Criticizing yourself is bad for your health. Your body reacts just as it would if someone else were criticizing you. Stress hormones — chemicals that make you want to fight or flee — shoot into your bloodstream. That’s a lot of stress and wear-and-tear on your body and nervous system.
To add insult to injury, criticizing yourself doesn’t make you more productive. Just the opposite. Research shows that people who are kind to themselves get more done than those who act like they are their own mean bosses.
“Accept that all humans make mistakes, and that since you are a human, you will make mistakes too.”
The good news is that there are easy ways to turn off your inner critic:
Treat yourself the way you would treat a good friend.
Pay attention to your inner monologue. Do you ever scold yourself, thinking thoughts like, “Wow, I can’t believe I said such a stupid thing!” Now think — would you say that to a good friend? Would you call your friend “stupid”?
If you wouldn’t do it to someone else you care about, don’t do it to yourself.
Ask yourself if your standards are reasonable.
No one is perfect. If you criticize yourself every time you fall below some unattainable standard of perfection, you will be criticizing yourself a lot. Accept that all humans make mistakes, and that since you are a human, you will make mistakes too. Stop thinking of mistakes as opportunities to criticize yourself. Instead think of them as helpful signs in how you can realistically improve.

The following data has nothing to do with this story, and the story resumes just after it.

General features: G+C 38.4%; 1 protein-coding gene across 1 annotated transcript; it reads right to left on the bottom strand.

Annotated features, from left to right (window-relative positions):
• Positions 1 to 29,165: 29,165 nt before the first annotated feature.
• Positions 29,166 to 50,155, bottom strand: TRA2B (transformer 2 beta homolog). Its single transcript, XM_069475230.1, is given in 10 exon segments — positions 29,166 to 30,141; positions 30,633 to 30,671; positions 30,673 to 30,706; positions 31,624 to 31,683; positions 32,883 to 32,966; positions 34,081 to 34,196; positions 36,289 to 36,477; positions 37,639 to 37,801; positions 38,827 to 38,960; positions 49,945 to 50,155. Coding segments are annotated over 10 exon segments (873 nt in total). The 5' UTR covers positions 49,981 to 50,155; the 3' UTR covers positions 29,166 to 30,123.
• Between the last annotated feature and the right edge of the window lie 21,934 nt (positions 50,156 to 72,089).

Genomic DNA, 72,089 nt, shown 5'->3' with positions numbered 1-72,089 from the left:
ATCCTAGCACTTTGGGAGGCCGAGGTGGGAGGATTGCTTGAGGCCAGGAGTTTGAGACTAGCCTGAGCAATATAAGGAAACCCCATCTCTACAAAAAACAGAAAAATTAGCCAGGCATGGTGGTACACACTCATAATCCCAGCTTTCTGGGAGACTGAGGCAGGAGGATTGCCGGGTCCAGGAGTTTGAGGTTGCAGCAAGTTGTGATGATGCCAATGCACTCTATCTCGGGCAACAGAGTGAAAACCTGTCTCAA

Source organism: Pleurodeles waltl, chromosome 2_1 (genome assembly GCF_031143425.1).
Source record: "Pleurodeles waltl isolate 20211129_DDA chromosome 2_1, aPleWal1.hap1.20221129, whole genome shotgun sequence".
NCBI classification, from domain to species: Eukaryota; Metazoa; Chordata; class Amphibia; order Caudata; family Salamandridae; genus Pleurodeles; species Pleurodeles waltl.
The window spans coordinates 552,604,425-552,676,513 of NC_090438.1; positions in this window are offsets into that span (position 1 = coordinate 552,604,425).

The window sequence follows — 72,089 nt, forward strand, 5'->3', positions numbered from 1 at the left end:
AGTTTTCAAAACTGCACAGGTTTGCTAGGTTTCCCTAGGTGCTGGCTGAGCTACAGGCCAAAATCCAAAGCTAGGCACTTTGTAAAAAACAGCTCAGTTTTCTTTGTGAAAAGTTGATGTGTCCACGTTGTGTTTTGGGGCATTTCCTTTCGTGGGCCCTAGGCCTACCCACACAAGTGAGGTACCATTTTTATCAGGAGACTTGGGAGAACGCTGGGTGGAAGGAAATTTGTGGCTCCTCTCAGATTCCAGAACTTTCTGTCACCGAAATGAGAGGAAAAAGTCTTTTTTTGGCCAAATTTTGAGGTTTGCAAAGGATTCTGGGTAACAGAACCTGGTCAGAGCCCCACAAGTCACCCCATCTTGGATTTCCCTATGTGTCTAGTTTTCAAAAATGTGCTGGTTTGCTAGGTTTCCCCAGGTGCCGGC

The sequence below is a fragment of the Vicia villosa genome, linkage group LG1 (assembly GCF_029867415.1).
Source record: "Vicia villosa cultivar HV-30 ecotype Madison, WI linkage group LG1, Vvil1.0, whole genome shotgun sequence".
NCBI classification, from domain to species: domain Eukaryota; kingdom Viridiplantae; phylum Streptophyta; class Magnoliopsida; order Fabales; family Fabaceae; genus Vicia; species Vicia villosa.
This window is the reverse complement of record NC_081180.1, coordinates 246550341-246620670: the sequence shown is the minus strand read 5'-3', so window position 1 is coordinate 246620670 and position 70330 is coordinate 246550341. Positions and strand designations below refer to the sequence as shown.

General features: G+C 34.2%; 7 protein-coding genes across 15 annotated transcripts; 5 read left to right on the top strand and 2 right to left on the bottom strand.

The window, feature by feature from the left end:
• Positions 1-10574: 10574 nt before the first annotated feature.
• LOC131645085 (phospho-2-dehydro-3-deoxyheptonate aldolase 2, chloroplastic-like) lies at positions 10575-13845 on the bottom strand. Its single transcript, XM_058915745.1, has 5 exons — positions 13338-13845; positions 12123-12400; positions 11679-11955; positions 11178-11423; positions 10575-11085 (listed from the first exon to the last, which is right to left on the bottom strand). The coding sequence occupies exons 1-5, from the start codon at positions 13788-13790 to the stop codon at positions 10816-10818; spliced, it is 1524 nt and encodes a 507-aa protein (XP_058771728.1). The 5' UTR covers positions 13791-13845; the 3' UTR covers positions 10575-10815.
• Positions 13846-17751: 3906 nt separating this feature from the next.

Get grounded in the moment
Once you start criticizing yourself, it can be hard to stop. You can get caught up in a painful spiral of ever-increasing critical thoughts. One self-attacking thought leads to another, with each thought more negative than the one before. You lose touch with the present moment, as you beat yourself up for things that you’ve done in the past or worry about things that may never happen in the future.
It’s important to stop the spiral of negativity before it gets totally out of control. The trick is to get out of your head. Focus on a simple physical sensation. Place your hand on an object, such as a table. Focus on how the object feels under your hand. Or give your attention to a smell or a sound in your environment. By giving your full attention to something physical that is happening in the moment, you will remove your attention from critical thoughts and bring yourself back to a more centered and healthy way of being.